A wide shot of a ceramics studio, featuring students working with pottery wheels and other tools.

Art Connects Us, Volume 17

At the School of the Art Institute of Chicago (SAIC), our community has responded to the current moment as true citizen artists.

Their work demonstrates a belief in our interconnectedness as people and our shared responsibility to make positive change. We know headlines may be overwhelming these days, so below you’ll find good news highlighting the incredible efforts of SAIC’s artists and designers to forge and deepen connections with our communities.

We hope it inspires you for the week ahead.

Volume 1
Volume 2
Volume 3
Volume 4
Volume 5
Volume 6
Volume 7
Volume 8
Volume 9
Volume 10
Volume 11
Volume 12
Volume 13
Volume 14
Volume 15
Volume 16

Image courtesy of Meghan Dhaliwal for the New York Times

Under Stay-at-Home Orders, Alum Launches a Bakery from His Apartment
Artists David Ayala-Alfonso (MA 2015) and Andrea Ferrero passed the time at the beginning of the pandemic by baking. After weeks of practice, they joined Mexico City's blossoming culture of "ghost kitchens": food crafted exclusively for delivery from people's homes. The New York Times covered the skyrocketing popularity of their business, Cuarentena Baking (Quarantine Baking). read more

Photo collage from Scores for Sanctuary

Assistant Professor Hương Ngô Asks Her Students to Redefine Citizenship
As part of her commission for the exhibition Alien vs. Citizen at the Museum of Contemporary Art Chicago, Assistant Professor Hương Ngô created a zine with students from one of her Contemporary Practices courses. The exhibition asks visitors to consider the way a person’s value is determined in the US, and the students meditated on ideas of citizenship, migration, or sanctuary, drafting prompts or “scores,” which are showcased in the zine. read more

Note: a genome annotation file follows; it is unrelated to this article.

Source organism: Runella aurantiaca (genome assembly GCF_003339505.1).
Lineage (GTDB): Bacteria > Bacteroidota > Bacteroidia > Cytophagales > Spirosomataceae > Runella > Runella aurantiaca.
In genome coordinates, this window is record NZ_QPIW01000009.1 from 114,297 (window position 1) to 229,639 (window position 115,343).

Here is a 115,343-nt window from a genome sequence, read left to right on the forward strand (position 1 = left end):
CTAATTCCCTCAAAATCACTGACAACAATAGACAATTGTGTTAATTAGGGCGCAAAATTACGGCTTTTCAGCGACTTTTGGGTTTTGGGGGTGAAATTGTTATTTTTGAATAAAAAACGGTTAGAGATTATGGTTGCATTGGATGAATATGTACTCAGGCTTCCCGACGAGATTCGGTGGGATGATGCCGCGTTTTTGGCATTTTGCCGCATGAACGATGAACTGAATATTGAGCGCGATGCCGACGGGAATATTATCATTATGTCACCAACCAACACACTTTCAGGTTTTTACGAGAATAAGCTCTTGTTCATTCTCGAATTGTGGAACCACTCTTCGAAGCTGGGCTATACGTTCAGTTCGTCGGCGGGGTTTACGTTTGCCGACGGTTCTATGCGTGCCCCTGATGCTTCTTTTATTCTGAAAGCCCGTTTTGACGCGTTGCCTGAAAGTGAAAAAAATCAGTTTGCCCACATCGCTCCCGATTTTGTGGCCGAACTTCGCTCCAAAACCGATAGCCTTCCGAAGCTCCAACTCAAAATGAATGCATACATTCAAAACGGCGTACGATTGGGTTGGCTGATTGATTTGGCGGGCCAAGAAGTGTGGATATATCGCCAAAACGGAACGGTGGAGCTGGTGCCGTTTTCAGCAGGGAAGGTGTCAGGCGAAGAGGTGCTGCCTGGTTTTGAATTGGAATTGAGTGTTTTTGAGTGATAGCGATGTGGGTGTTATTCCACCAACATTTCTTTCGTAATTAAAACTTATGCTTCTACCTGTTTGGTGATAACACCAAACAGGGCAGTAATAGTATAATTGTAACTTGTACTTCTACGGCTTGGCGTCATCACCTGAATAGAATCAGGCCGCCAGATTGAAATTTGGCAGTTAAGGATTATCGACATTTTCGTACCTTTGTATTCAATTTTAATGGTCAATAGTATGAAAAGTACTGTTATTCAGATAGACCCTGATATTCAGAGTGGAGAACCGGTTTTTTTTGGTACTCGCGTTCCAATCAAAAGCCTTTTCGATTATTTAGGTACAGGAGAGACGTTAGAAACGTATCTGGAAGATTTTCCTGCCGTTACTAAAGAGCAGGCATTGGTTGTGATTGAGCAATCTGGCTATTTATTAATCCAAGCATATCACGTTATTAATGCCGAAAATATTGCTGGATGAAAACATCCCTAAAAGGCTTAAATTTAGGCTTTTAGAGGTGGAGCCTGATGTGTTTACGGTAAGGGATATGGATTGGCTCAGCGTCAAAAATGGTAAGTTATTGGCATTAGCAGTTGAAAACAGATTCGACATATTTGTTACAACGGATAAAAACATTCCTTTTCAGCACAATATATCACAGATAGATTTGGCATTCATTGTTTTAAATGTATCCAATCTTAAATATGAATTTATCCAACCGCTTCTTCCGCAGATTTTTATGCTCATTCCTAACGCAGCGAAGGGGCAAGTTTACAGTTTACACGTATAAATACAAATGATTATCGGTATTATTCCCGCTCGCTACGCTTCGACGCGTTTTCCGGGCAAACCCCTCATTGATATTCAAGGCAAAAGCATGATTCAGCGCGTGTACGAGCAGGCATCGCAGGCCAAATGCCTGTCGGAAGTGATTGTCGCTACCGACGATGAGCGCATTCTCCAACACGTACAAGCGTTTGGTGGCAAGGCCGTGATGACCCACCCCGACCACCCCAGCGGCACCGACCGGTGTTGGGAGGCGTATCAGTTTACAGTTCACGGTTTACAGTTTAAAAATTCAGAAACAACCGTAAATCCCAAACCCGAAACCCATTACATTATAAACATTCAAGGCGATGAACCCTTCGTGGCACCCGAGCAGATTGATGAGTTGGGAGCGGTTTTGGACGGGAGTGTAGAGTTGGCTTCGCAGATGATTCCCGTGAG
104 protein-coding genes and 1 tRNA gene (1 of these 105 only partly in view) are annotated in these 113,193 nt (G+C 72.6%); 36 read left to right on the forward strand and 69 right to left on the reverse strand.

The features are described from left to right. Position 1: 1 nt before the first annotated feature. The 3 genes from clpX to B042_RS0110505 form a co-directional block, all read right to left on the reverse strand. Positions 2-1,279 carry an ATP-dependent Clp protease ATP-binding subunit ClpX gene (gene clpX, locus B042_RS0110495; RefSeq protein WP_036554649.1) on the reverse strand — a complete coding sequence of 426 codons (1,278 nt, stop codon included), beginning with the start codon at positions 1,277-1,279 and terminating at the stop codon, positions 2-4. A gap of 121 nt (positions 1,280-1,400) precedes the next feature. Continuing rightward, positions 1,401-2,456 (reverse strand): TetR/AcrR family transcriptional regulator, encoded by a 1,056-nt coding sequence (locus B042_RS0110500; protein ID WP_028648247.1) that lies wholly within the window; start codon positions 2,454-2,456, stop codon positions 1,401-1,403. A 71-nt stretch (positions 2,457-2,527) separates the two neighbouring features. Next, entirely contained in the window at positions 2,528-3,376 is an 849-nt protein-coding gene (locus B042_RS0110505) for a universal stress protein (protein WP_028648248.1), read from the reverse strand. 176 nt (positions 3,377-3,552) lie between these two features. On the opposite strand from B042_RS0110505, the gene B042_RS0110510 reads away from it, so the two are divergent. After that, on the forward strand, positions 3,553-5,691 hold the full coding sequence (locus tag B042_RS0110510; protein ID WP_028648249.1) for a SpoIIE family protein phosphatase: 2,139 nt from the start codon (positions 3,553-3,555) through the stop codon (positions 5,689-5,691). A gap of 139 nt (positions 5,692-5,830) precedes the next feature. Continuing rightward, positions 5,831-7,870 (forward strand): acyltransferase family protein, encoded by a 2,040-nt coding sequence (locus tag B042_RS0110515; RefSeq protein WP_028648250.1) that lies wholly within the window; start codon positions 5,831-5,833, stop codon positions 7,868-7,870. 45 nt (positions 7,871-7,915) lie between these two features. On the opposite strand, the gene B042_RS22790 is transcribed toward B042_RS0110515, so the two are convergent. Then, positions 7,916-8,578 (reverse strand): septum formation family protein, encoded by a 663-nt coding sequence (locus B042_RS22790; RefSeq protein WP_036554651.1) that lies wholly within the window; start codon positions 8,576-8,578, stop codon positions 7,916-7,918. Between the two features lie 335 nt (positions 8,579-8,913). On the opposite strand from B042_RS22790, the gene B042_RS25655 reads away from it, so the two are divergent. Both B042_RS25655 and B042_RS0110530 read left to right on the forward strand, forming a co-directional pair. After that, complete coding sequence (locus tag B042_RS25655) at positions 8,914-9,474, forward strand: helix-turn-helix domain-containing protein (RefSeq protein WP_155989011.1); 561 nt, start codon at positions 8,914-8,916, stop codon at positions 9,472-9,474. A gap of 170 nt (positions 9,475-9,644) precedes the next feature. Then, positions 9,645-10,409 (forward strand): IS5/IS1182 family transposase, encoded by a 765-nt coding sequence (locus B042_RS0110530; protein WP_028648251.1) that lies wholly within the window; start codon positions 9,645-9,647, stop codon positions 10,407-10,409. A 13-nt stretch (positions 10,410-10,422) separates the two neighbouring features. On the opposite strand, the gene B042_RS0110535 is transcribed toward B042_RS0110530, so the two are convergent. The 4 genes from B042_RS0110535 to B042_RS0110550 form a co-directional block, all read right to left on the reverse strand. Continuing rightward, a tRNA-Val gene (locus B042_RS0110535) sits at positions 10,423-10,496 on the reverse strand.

saic faculty and alums american protest art
Far Left: LaToya Ruby Frazier, "Flint is Family," 2016–17. Left: Elizabeth Catlett, "Target," 1970. Right: Leon Golub, "White Squad V," 1984. Far Right: Dread Scott, "A Man Was Lynched by Police Yesterday," 2015, Jack Shainman Gallery

The New York Times Lists Work by Faculty and Alums as Most Influential Protest Art
The New York Times included pieces by SAIC community members Elizabeth Catlett (SAIC 1941), Leon Golub (BFA 1949, MFA 1950), Associate Professor LaToya Ruby Frazier, and Dread Scott (BFA 1989) on their list of the 25 most influential works of American protest art since World War II. The list was compiled by a group of artists, curators, and writers who came together to discuss the nature of protest art and the many forms it takes. read more